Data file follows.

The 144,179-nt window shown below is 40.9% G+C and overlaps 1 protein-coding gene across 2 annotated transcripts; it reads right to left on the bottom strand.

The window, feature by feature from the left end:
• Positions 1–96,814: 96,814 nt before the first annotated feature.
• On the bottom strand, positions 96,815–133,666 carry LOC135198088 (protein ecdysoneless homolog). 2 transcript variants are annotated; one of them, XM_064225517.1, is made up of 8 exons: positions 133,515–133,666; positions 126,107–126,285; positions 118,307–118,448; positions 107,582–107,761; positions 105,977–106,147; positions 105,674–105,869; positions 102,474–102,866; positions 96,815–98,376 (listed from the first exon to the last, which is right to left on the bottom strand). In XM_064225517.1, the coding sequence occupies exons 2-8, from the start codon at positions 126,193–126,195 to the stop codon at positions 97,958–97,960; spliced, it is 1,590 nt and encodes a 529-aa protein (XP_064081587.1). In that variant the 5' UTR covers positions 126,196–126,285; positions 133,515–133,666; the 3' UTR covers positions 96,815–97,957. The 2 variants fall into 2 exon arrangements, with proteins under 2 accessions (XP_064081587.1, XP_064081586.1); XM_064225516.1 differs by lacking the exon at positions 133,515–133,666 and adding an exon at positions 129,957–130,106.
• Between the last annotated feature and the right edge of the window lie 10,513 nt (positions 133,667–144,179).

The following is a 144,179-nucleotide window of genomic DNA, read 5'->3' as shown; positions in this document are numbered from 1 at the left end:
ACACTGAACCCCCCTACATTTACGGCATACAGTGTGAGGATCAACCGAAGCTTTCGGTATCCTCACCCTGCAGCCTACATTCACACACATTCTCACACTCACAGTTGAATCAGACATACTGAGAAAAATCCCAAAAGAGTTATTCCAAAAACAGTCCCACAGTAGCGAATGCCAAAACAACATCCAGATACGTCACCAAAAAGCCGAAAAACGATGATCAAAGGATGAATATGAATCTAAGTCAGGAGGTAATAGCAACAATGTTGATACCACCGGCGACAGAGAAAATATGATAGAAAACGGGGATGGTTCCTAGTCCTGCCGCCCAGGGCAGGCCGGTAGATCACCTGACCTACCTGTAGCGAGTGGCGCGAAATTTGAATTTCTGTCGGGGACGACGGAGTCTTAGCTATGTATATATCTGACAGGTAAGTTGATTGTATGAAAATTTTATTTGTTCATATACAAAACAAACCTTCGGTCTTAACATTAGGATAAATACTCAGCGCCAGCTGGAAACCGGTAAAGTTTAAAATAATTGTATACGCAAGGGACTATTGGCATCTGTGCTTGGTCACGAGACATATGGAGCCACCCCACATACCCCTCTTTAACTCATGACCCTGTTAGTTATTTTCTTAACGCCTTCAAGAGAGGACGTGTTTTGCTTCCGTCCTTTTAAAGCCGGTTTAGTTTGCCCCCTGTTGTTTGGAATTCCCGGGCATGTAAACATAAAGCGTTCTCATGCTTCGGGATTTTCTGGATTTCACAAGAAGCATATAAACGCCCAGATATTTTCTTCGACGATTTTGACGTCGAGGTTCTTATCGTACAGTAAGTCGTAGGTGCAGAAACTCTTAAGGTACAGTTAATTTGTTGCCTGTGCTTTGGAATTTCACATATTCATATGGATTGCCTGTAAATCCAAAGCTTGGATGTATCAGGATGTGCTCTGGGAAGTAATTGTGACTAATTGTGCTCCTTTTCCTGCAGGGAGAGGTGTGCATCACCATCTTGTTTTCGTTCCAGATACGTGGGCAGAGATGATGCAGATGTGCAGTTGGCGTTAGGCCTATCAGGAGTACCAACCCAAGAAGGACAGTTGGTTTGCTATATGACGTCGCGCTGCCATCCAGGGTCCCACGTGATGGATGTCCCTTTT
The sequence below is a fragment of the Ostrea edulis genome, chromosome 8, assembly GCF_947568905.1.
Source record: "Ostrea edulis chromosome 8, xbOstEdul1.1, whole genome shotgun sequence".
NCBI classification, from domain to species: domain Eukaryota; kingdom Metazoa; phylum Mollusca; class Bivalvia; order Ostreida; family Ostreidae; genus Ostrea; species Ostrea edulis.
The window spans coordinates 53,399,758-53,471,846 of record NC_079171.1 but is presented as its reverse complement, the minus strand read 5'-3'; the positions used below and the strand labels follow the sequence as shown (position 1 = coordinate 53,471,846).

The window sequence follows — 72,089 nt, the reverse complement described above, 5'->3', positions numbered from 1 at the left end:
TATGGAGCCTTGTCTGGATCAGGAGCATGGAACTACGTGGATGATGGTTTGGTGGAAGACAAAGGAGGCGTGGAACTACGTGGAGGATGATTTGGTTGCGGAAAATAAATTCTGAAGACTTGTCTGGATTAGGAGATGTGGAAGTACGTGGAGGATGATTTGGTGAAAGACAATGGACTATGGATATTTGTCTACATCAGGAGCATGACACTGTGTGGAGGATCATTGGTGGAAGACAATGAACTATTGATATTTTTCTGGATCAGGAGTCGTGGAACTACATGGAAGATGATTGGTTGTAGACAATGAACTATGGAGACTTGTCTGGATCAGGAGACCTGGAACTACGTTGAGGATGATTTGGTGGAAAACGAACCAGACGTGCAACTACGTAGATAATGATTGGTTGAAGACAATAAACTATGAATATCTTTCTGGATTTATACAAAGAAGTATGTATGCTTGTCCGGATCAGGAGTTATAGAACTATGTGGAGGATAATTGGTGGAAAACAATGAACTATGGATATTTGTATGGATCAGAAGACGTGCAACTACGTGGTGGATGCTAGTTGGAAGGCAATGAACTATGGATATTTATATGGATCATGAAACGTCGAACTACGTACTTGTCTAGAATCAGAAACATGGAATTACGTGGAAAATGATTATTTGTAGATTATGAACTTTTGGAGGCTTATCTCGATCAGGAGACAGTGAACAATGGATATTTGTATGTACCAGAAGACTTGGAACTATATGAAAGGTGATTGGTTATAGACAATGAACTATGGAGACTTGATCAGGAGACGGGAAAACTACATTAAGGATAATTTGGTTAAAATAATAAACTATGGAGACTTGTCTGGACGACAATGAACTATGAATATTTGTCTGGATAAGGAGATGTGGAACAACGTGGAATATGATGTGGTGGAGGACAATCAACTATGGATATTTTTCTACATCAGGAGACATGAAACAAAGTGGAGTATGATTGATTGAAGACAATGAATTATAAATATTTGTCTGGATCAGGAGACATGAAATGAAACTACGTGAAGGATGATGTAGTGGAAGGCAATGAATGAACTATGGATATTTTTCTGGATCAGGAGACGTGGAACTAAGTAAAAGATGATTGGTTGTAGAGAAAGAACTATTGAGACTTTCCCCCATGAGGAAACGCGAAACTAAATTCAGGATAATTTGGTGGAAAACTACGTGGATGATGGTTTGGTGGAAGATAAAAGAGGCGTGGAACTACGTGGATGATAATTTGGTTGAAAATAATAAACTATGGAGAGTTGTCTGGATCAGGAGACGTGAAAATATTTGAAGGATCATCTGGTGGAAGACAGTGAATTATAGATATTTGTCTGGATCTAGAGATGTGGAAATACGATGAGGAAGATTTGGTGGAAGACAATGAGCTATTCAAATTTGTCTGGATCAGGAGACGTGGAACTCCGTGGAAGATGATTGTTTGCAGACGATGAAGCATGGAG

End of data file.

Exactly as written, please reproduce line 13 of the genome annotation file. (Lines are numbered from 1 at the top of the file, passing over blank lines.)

TATGGAGCCTTGTCTGGATCAGGAGCATGGAACTACGTGGATGATGGTTTGGTGGAAGACAAAGGAGGCGTGGAACTACGTGGAGGATGATTTGGTTGCGGAAAATAAATTCTGAAGACTTGTCTGGATTAGGAGATGTGGAAGTACGTGGAGGATGATTTGGTGAAAGACAATGGACTATGGATATTTGTCTACATCAGGAGCATGACACTGTGTGGAGGATCATTGGTGGAAGACAATGAACTATTGATATTTTTCTGGATCAGGAGTCGTGGAACTACATGGAAGATGATTGGTTGTAGACAATGAACTATGGAGACTTGTCTGGATCAGGAGACCTGGAACTACGTTGAGGATGATTTGGTGGAAAACGAACCAGACGTGCAACTACGTAGATAATGATTGGTTGAAGACAATAAACTATGAATATCTTTCTGGATTTATACAAAGAAGTATGTATGCTTGTCCGGATCAGGAGTTATAGAACTATGTGGAGGATAATTGGTGGAAAACAATGAACTATGGATATTTGTATGGATCAGAAGACGTGCAACTACGTGGTGGATGCTAGTTGGAAGGCAATGAACTATGGATATTTATATGGATCATGAAACGTCGAACTACGTACTTGTCTAGAATCAGAAACATGGAATTACGTGGAAAATGATTATTTGTAGATTATGAACTTTTGGAGGCTTATCTCGATCAGGAGACAGTGAACAATGGATATTTGTATGTACCAGAAGACTTGGAACTATATGAAAGGTGATTGGTTATAGACAATGAACTATGGAGACTTGATCAGGAGACGGGAAAACTACATTAAGGATAATTTGGTTAAAATAATAAACTATGGAGACTTGTCTGGACGACAATGAACTATGAATATTTGTCTGGATAAGGAGATGTGGAACAACGTGGAATATGATGTGGTGGAGGACAATCAACTATGGATATTTTTCTACATCAGGAGACATGAAACAAAGTGGAGTATGATTGATTGAAGACAATGAATTATAAATATTTGTCTGGATCAGGAGACATGAAATGAAACTACGTGAAGGATGATGTAGTGGAAGGCAATGAATGAACTATGGATATTTTTCTGGATCAGGAGACGTGGAACTAAGTAAAAGATGATTGGTTGTAGAGAAAGAACTATTGAGACTTTCCCCCATGAGGAAACGCGAAACTAAATTCAGGATAATTTGGTGGAAAACTACGTGGATGATGGTTTGGTGGAAGATAAAAGAGGCGTGGAACTACGTGGATGATAATTTGGTTGAAAATAATAAACTATGGAGAGTTGTCTGGATCAGGAGACGTGAAAATATTTGAAGGATCATCTGGTGGAAGACAGTGAATTATAGATATTTGTCTGGATCTAGAGATGTGGAAATACGATGAGGAAGATTTGGTGGAAGACAATGAGCTATTCAAATTTGTCTGGATCAGGAGACGTGGAACTCCGTGGAAGATGATTGTTTGCAGACGATGAAGCATGGAG